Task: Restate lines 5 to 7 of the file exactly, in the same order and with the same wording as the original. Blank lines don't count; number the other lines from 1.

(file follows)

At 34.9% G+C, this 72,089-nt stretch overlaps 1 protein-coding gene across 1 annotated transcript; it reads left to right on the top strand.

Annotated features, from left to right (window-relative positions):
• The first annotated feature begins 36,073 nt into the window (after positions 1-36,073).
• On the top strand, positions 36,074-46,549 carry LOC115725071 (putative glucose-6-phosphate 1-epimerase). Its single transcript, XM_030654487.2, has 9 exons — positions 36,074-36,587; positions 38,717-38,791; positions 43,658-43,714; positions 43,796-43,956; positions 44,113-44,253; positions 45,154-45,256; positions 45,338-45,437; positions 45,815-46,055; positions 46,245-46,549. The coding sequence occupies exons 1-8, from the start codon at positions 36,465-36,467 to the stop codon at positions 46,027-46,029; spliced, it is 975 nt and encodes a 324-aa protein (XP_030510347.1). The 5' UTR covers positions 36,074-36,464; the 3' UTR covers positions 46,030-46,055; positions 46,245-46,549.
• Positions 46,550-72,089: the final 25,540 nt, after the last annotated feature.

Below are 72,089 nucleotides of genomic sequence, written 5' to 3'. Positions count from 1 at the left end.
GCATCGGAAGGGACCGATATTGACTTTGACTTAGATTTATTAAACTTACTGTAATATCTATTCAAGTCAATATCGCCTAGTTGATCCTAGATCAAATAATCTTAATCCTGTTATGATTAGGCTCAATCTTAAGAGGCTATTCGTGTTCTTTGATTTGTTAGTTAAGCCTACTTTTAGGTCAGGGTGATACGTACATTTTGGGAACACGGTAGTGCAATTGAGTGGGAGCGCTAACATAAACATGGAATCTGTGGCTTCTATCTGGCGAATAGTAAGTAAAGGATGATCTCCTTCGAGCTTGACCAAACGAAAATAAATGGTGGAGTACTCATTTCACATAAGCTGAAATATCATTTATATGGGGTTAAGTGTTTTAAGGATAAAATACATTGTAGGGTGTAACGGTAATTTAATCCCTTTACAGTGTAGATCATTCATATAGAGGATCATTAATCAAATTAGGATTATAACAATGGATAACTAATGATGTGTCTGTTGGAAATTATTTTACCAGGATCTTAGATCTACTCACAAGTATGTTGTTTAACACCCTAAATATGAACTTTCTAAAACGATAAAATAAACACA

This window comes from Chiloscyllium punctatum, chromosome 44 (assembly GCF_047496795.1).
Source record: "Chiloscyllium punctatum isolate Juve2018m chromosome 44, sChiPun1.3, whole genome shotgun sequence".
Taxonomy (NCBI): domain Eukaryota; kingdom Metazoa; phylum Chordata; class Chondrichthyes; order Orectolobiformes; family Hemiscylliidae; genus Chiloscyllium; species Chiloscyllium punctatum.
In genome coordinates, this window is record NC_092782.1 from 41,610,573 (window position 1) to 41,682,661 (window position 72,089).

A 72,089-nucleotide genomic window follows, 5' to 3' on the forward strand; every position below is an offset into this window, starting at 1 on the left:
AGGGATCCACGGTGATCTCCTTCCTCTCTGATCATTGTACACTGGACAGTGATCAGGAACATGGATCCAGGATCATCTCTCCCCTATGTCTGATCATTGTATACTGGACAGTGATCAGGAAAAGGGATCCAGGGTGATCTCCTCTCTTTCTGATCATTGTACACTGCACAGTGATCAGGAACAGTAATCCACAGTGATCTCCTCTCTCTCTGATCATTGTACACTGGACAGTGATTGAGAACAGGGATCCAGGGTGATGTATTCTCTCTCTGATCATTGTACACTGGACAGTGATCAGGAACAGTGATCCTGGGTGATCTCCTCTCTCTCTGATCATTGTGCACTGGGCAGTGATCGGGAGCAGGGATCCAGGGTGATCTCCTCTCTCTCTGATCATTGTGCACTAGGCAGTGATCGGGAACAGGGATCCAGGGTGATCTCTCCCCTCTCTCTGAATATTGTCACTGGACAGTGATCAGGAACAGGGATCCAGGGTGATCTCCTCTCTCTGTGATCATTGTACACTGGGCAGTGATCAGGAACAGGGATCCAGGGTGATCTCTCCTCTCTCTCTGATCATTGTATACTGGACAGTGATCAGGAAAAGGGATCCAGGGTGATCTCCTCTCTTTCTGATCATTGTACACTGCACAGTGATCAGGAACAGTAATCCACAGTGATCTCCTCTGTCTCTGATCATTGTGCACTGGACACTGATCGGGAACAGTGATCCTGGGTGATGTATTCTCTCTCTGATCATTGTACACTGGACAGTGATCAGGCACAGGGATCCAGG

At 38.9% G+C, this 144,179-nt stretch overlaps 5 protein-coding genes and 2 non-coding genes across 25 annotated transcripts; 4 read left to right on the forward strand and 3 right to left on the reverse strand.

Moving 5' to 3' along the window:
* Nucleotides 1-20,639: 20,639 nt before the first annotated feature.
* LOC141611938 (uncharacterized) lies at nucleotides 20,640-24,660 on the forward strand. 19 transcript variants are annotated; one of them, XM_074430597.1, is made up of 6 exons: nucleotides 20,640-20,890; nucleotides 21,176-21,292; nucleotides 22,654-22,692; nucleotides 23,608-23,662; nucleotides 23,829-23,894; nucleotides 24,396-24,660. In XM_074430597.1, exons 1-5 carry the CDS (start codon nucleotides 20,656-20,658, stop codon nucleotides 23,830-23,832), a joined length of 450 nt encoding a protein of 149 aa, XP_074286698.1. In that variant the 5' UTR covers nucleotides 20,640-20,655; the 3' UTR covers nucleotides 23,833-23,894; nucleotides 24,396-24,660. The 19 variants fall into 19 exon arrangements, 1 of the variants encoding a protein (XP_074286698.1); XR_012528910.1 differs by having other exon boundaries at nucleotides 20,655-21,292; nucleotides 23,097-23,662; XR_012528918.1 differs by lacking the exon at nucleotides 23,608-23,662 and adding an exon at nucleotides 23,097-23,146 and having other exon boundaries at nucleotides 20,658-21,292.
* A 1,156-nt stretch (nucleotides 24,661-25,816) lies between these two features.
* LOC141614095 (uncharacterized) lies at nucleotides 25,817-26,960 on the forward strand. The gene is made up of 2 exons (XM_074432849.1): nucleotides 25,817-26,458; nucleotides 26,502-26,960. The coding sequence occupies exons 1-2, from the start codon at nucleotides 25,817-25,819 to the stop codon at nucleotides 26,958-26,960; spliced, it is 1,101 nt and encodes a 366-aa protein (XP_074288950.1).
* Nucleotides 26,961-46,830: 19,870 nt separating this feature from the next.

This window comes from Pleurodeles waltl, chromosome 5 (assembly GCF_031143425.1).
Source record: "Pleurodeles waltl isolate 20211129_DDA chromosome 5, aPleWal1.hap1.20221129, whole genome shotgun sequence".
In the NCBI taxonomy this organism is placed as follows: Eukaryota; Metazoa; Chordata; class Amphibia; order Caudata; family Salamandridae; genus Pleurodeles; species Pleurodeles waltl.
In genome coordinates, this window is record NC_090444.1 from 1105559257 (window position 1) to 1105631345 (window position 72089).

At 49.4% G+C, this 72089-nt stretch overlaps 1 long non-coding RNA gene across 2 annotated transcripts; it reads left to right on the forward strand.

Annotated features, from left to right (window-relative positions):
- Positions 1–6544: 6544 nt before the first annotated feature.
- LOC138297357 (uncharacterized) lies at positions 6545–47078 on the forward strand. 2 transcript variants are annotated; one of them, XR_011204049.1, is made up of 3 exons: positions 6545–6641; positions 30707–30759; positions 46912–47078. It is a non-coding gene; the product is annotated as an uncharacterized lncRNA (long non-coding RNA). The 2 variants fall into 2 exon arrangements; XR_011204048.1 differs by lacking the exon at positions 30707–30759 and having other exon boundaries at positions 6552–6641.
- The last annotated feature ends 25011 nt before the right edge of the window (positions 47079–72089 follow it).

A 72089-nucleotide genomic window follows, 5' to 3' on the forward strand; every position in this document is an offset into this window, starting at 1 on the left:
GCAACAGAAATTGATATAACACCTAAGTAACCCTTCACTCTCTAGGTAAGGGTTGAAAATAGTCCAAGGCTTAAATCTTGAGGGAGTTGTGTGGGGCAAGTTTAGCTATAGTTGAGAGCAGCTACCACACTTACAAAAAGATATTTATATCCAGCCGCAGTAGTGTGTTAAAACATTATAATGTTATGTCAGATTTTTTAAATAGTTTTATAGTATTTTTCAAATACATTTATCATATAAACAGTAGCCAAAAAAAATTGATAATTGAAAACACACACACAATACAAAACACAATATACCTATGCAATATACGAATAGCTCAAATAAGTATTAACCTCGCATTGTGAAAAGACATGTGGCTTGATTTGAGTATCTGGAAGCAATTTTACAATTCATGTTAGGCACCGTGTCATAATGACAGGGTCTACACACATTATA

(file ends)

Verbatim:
• Positions 46,550-72,089: the final 25,540 nt, after the last annotated feature.

Below are 72,089 nucleotides of genomic sequence, written 5' to 3'. Positions count from 1 at the left end.
GCATCGGAAGGGACCGATATTGACTTTGACTTAGATTTATTAAACTTACTGTAATATCTATTCAAGTCAATATCGCCTAGTTGATCCTAGATCAAATAATCTTAATCCTGTTATGATTAGGCTCAATCTTAAGAGGCTATTCGTGTTCTTTGATTTGTTAGTTAAGCCTACTTTTAGGTCAGGGTGATACGTACATTTTGGGAACACGGTAGTGCAATTGAGTGGGAGCGCTAACATAAACATGGAATCTGTGGCTTCTATCTGGCGAATAGTAAGTAAAGGATGATCTCCTTCGAGCTTGACCAAACGAAAATAAATGGTGGAGTACTCATTTCACATAAGCTGAAATATCATTTATATGGGGTTAAGTGTTTTAAGGATAAAATACATTGTAGGGTGTAACGGTAATTTAATCCCTTTACAGTGTAGATCATTCATATAGAGGATCATTAATCAAATTAGGATTATAACAATGGATAACTAATGATGTGTCTGTTGGAAATTATTTTACCAGGATCTTAGATCTACTCACAAGTATGTTGTTTAACACCCTAAATATGAACTTTCTAAAACGATAAAATAAACACA